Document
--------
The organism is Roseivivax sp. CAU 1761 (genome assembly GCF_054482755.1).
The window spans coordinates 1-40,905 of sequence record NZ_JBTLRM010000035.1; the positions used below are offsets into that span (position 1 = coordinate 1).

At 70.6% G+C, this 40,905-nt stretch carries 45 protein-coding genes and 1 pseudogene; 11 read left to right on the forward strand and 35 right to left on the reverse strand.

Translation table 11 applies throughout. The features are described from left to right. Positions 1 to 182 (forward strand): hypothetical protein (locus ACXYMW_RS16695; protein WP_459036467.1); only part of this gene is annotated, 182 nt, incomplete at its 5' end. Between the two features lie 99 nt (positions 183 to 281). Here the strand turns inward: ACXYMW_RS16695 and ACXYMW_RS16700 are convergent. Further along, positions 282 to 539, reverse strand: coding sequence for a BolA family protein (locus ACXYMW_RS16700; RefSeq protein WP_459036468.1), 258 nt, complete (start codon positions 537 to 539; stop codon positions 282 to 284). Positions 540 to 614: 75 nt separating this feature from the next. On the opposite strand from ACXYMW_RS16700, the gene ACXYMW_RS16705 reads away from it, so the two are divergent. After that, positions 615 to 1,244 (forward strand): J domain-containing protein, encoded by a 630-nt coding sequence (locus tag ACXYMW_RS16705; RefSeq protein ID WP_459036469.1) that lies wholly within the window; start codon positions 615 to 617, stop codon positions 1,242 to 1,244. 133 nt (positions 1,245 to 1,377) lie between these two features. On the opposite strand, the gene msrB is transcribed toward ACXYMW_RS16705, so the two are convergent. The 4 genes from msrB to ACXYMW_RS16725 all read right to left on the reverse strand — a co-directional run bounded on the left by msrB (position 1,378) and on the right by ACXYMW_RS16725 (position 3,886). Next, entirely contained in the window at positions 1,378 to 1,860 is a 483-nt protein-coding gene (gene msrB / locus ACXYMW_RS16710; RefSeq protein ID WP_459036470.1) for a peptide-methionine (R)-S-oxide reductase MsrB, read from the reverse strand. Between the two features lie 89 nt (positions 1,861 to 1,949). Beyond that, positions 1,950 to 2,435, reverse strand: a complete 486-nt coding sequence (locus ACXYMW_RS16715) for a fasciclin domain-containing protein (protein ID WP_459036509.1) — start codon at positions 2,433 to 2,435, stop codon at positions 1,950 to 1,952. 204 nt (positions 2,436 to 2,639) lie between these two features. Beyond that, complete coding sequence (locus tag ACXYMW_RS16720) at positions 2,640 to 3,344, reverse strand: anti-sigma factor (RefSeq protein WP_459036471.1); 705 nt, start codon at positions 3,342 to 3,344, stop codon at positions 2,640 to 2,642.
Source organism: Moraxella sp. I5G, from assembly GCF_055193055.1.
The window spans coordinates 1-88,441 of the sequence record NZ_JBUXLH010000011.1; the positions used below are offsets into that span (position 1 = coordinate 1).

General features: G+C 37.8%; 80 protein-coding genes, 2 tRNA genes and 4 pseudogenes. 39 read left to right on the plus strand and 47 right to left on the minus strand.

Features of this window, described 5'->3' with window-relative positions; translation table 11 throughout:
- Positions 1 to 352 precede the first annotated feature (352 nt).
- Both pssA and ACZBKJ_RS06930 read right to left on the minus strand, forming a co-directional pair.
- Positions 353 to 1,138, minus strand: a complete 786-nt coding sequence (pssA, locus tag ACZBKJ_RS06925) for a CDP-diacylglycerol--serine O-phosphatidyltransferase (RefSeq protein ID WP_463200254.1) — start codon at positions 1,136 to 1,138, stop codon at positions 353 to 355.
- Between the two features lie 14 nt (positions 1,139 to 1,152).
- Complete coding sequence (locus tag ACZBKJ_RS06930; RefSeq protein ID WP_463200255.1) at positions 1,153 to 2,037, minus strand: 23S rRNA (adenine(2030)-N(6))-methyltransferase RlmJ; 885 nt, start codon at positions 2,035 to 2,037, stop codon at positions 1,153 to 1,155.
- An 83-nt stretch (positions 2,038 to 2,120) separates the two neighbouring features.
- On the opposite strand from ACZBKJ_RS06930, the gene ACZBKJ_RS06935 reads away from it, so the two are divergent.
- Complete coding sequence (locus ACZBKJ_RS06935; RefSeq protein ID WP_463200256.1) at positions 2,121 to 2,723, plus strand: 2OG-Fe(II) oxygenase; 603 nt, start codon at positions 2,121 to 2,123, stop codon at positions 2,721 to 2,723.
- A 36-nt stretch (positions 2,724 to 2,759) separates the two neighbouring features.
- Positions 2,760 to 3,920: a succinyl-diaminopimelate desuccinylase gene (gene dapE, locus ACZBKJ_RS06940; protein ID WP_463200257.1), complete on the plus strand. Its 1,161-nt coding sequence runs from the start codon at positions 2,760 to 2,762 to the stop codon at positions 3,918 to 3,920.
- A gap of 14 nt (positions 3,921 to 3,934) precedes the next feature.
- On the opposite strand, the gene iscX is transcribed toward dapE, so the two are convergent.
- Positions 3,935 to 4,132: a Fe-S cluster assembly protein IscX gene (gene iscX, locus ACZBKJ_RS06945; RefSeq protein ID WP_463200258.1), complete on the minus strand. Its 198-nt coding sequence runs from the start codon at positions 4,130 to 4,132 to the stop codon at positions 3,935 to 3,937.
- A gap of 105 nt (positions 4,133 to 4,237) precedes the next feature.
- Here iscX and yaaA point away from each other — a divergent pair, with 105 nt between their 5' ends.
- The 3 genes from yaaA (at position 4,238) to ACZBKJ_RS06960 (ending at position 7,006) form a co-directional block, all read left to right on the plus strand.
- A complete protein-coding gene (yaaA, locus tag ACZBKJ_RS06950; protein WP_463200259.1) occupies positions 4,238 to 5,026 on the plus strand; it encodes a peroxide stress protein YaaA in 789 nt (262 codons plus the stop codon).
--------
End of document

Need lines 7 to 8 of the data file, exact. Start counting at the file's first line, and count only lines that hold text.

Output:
General features: G+C 37.8%; 80 protein-coding genes, 2 tRNA genes and 4 pseudogenes. 39 read left to right on the plus strand and 47 right to left on the minus strand.

Features of this window, described 5'->3' with window-relative positions; translation table 11 throughout: